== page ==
Perhaps unusually for a mathematician, I’m not a huge Physics fan – searching for a grand unified theory is all well and good, but why restrict yourself to one reality when there’s so much more mathematics out there to play with? Nor do the trappings of ‘big science’ generally catch my attention: to get to work each day, I walk past an observatory, round a couple of two-storey liquid nitrogen tanks, then once in my building through a corridor lined with warning signs suggesting I beware everything from over-powered lasers to biohazards. These things, eventually, become routine.
CERN, though, isn’t just big science – it’s vast science. The main accelerator ring is 27 kilometres around, spanning two countries; the several story, 7000 tonne ATLAS detector is one of the most complicated – and most precisely constructed – artifacts mankind has ever devised. There’s much more to CERN’s work than validating the theory of the Higgs boson, but that undeniably gets the lion’s share of press attention, and with Higgs being based at my own university in Edinburgh, it’s hard not to want to feel some pride-by-proxy. Still, for those who might question the expense, much of the value of projects like this is the technology that comes into being as a side effect of the challenges encountered: starting, of course, with the world wide web.
I got a brief behind-the-scenes glimpse of some of the CERN buildings on the way to Marian’s show – in the spirit of university departments everywhere, it’s an impenetrable maze of hallways in buildings linked in ways that save their occupants from ever having to venture outside. One of the canteens offers genuinely excellent cakes, and there are vending machines that offer everything from the usual (drinks and snacks) to essentials like shower gel for when the science is too compelling to go home. Indeed, when we were leaving post-show there were still plenty of offices with researchers burning the midnight oil on a Friday night.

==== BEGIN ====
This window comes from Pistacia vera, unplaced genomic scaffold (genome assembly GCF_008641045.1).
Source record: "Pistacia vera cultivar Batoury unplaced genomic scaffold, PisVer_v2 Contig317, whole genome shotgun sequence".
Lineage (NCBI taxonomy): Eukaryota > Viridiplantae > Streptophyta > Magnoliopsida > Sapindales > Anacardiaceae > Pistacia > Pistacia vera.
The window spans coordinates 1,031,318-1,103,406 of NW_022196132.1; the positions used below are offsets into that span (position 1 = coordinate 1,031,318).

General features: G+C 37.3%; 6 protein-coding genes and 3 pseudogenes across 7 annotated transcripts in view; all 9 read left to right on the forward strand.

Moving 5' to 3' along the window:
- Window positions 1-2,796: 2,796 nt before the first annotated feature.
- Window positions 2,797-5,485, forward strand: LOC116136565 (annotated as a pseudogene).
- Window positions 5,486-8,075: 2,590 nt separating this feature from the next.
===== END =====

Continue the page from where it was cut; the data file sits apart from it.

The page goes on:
For the general public, there are two museums, which I recommend checking out if you find yourself in Geneva: the larger, main exhibit is Microcosm, but I’d suggest starting with the Universe of Particles in the Globe of Science and Innovation. Every half hour (alternating French and English) a movie is projected seemingly onto every surface available in the hall. Whilst light on content, this is big on inspiration, taking an almost religious tone at times, and feeling like it should be the intro to some summer blockbuster sci-fi movie. If this can’t get you fired up about science, nothing will! The rest of the time there are a few exhibits to check out – from the first web server, to an early particle accelerator the size of a dinner plate – but the real treat is to get talking to one of the guides.
In my case, this led to an unexpected bonus – an unscheduled visit to the ATLAS building. This can be arranged for groups with suitable notice, but since I was travelling alone I had assumed that I’d be missing out. Granted, we couldn’t get underground (that’s rare even for booked tours), but it meant checking out the control room, watching a 3d movie about the construction of the facility, and having more time to talk science with the guide and other visitors. Plus it’s always fun to get access to something you normally couldn’t.